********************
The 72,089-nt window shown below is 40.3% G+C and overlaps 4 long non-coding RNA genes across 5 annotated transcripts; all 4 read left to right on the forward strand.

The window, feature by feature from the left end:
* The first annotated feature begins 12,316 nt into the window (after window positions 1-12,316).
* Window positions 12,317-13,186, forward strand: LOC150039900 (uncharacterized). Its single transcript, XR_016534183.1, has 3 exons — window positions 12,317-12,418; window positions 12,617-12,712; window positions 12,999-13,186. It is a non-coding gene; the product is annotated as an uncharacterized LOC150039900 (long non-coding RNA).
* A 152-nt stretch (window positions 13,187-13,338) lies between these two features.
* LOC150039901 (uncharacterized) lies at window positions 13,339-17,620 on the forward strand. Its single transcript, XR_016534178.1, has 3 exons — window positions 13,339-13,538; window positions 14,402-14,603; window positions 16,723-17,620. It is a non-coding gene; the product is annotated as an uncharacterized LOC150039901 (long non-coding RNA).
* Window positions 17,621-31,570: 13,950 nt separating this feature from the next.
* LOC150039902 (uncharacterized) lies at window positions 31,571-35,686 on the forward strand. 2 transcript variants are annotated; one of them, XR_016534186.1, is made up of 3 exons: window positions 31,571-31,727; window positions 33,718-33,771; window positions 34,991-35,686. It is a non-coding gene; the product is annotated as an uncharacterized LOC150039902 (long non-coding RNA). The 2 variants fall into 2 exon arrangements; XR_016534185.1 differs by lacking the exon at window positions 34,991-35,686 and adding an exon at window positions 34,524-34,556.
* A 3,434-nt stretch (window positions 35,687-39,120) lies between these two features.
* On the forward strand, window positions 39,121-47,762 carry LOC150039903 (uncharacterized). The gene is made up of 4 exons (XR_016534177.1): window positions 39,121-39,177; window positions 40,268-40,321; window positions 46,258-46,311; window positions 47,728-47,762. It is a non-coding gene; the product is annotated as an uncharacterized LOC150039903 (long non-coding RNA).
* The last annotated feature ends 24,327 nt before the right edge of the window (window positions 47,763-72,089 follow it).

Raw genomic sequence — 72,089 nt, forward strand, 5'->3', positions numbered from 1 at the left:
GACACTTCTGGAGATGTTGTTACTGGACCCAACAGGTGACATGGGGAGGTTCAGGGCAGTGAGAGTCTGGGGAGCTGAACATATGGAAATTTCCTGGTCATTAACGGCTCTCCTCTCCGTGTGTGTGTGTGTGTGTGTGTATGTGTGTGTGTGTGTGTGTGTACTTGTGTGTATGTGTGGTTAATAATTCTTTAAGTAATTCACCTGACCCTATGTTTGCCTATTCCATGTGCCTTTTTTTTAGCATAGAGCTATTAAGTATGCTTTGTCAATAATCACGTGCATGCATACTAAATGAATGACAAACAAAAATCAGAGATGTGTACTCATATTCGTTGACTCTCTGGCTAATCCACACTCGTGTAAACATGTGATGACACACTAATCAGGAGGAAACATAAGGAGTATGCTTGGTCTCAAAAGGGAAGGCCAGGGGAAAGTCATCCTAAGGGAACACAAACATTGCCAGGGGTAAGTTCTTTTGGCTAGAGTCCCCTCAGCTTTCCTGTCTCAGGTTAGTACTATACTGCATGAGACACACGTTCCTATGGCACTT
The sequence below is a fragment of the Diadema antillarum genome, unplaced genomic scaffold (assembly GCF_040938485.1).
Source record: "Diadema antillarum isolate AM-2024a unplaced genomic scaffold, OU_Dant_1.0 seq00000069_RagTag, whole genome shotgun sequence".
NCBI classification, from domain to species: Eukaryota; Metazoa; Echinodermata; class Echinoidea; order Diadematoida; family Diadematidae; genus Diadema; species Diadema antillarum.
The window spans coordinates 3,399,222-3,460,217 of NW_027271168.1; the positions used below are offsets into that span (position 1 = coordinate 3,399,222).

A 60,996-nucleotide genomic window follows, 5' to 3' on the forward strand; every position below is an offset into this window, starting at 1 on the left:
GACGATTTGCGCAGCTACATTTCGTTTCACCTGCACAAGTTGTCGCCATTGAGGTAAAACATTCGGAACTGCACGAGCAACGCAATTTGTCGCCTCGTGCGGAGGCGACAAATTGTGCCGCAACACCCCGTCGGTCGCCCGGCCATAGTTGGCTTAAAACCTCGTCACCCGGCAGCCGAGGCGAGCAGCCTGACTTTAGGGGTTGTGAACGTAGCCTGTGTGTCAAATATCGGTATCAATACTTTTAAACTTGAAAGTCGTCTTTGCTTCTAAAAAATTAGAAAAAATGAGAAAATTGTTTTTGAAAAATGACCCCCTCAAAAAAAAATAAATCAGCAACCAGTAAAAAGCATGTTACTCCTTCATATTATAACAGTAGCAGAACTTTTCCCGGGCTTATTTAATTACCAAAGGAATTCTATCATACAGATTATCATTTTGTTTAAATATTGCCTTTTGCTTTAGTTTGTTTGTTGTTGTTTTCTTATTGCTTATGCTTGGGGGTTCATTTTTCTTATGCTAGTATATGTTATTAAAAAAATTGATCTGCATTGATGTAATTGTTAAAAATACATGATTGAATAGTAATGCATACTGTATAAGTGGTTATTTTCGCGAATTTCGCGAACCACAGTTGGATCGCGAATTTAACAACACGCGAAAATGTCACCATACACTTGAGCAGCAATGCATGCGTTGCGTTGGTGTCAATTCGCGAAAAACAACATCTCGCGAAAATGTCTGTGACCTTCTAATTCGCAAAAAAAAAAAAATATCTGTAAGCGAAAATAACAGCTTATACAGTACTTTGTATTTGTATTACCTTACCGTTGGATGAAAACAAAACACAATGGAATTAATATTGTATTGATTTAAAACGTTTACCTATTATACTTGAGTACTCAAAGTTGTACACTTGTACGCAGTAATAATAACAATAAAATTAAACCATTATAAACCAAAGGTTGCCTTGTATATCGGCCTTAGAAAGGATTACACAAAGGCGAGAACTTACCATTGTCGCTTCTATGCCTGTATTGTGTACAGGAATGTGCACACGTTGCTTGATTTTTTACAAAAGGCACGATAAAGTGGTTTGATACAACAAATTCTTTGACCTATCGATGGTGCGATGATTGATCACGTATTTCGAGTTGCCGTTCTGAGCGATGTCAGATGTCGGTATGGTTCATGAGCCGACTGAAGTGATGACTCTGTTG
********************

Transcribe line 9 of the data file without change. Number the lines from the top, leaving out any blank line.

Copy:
* A 3,434-nt stretch (window positions 35,687-39,120) lies between these two features.